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Int J Hematol. 2001 Jun;73(4):517-25.

Clinical trial to investigate the pharmacokinetics, pharmacodynamics, safety, and efficacy of recombinant factor VIIa in Japanese patients with hemophilia with inhibitors.

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  • 1Department of Pediatrics, University of Occupational and Environmental Health, Japan, Kitakyushu, Fukuoka.

Abstract

A multicenter and open-labeled clinical trial of human recombinant factor VIIa (rFVIIa) was conducted in Japanese patients with severe hemophilia A or B with inhibitors. The trial consisted of 2 parts. In study 1, the pharmacokinetics, pharmacodynamics, and safety of a single dose of 120 microg/kg of rFVIIa were investigated in 8 patients. In the subsequent study 2, the hemostatic effect and safety of rFVIIa were evaluated during a 24-week period in 10 patients. In study 1, the mean maximum FVII-coagulant activity (FVII:C) was found to occur after 10 minutes; activity then decreased rapidly and returned to the baseline within 24 hours after a single intravenous infusion of rFVIIa. The mean half-life of FVII:C was 3.5 hours. The activated partial thromboplastin time and prothrombin time in the patients were immediately shortened but returned to the baseline within 24 hours after dosing. In study 2, 86 microg/kg to 120 microg/kg of rFVIIa (mean, 97 microg/kg) was administered 1 to 85 times to 10 patients. A total of 58.0% (91/157) of bleeding episodes were treated excellently or effectively, with 5 (3.2%) ineffective episodes. There was no apparent trend in the relationship of the hemostatic effect with bleeding sites, mean dose, or number of injections. The efficacy rate, however, was significantly higher (90.0%) in bleeding episodes treated within 3 hours than in those treated at longer intervals (31.0%). No treatment-related adverse events were observed, and there was no evidence of antibody formation to rFVIIa. In conclusion. rFVIIa is an effective and well-tolerated option for treatment of bleeding episodes in hemophilia patients with inhibitors.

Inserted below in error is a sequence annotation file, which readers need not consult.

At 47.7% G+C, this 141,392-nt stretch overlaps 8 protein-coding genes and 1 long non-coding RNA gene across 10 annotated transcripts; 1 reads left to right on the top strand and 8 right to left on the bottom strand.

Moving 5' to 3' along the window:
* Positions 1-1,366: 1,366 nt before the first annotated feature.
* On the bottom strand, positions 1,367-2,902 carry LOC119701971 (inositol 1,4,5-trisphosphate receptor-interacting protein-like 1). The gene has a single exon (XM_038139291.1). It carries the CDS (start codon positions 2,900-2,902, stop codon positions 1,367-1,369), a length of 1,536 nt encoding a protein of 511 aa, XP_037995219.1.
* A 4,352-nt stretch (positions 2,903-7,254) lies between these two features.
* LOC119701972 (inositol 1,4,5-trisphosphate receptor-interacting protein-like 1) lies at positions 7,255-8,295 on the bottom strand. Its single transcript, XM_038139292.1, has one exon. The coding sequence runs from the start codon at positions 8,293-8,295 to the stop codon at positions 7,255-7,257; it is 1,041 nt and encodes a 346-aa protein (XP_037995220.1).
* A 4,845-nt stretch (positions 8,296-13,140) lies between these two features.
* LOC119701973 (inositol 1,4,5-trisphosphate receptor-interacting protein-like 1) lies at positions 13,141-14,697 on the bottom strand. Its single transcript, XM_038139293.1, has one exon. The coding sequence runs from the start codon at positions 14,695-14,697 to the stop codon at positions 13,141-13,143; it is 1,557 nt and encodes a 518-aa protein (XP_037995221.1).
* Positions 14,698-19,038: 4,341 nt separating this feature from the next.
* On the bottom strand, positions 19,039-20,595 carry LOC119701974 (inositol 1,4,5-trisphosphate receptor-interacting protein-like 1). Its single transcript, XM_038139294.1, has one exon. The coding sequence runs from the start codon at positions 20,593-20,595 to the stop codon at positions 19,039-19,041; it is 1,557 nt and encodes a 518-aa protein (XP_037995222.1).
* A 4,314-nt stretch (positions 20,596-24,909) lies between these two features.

PMID:
11503968
[PubMed - indexed for MEDLINE]
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